Old fishing nets, carpet and tights are often used to make recycled nylon. It is a great solution to divert garbage from the ocean.

Recycling nylon is still more expensive than making virgin nylon, but it has many environmental advantages.
A lot of research is currently being conducted to improve the quality and reduce the costs of the recycling process.
Econyl® is a good example of a certified, eco-friendly, recycled nylon textile.

For products made of recycled nylon
Recycled cotton is good to prevent additional textile waste and requires far fewer resources than conventional or organic cotton and is therefore a great sustainable option.
 The quality of the cotton may be lower than of new cotton. Recycled cotton is therefore usually blended with new cotton. The production of recycled cotton is still very limited.

For products made of recycled nylon
Recycled wool is a very sustainable fibre because it diverts used wool garments from landfills. It also saves a considerable amount of water, reduces land use for sheep grazing and avoids the use of chemicals for dyeing.
Recycled wool contributes to a reduction of air, water, and soil pollution.
Few certification labels exist to ensure consumers that wool is really recycled, such as Recycled Claim Standard (RCS), Global Recycled Standard (GRS), SCS Recycled Content Certification.

For products made of recycled wool

WE AVOID


Even though cotton a natural fiber, conventional cotton is far from environmentally friendly.

Cotton is mainly produced in dry and warm regions, but it needs a lot of water to grow. In some places, like India, inefficient water use means that up to 20,000 liters of water are needed to produce 1kg of cotton. In the meantime, 100 million people in India do not have access to drinking water.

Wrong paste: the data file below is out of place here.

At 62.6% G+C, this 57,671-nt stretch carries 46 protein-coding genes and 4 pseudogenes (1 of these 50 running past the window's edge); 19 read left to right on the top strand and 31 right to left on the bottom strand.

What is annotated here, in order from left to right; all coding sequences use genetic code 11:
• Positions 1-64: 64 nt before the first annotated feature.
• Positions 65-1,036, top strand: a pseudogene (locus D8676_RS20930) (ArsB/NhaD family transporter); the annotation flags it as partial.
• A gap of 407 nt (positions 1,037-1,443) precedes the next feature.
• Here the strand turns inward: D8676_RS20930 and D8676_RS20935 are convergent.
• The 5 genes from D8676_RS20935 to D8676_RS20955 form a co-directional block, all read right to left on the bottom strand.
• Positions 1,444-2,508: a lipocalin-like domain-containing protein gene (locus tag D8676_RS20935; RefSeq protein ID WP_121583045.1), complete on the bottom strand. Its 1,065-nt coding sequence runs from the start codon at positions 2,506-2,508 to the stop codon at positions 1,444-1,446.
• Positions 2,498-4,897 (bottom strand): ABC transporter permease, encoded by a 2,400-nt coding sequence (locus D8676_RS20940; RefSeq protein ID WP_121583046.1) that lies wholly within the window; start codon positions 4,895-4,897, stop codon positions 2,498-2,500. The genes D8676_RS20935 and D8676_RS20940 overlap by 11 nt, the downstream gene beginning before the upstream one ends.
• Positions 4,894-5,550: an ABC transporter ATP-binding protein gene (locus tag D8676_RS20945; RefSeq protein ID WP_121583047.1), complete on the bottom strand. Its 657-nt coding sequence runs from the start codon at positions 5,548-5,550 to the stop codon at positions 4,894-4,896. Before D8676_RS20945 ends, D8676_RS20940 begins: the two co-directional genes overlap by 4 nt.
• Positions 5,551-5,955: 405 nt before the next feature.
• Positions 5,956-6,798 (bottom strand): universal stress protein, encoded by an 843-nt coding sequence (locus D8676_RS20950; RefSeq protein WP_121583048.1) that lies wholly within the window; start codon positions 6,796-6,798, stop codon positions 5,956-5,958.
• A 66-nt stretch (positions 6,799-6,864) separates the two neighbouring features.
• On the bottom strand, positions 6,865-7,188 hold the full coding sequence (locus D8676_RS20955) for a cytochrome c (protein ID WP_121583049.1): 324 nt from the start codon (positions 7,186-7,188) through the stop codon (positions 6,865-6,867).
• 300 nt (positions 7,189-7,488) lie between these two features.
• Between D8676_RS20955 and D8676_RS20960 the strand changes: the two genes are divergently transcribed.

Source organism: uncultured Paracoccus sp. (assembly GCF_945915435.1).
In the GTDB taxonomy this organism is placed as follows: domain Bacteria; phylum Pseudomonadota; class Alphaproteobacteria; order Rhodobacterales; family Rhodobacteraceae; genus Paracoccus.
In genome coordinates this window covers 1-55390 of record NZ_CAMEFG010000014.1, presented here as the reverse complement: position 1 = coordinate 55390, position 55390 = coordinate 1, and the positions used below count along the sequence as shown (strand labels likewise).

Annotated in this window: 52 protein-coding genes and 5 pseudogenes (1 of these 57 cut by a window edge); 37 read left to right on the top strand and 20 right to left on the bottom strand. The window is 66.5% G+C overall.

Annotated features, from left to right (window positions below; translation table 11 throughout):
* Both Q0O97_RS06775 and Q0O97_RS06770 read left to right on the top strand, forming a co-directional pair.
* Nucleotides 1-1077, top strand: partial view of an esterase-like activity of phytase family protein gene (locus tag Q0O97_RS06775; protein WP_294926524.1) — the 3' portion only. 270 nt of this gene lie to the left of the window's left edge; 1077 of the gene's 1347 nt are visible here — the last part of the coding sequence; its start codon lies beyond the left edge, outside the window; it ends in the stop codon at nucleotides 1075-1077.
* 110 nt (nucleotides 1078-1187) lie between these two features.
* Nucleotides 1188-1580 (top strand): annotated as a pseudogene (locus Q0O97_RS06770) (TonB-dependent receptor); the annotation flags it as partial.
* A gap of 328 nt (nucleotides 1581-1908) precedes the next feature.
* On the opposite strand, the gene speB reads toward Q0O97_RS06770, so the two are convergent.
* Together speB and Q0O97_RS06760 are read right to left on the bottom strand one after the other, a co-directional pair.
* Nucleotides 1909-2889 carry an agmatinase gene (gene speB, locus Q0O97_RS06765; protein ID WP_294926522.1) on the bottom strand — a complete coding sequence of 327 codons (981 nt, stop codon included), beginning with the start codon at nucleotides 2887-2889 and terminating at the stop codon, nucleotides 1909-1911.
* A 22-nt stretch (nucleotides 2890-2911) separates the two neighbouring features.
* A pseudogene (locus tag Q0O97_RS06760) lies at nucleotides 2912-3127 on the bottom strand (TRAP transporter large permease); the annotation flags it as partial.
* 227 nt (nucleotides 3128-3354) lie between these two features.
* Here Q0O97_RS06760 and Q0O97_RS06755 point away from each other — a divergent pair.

99.3% of cotton is grown using fertilizers and genetically modified seeds. Cotton represents 10% of the pesticides and 25% of the insecticides used globally. 
99% of the world’s cotton farmers are located in developing countries where labor, health and safety regulations are nonexistent or not enforced most of the time. Child and forced labor are common practice.
In Uzbekistan (the 6th largest exporter of cotton in the world), more than 1 million people are forced to pick cotton for little or no pay every year.

Wool is a renewable natural fiber, so it could be seen as an environment-friendly option. However, the extensive sheep farming practiced to meet the global demands has disastrous side-effects on the environment.

Sheep graze, which can have a positive impact on certain types of ecosystems when it is well managed. But when the land is over-grazed it means that vegetation does not have enough time to grow back before it’s eaten. The soil becomes weak and vulnerable to erosion and desertification.   
One-third of Patagonia is affected by desertification, due to overgrazing by sheep which are primarily raised for their wool.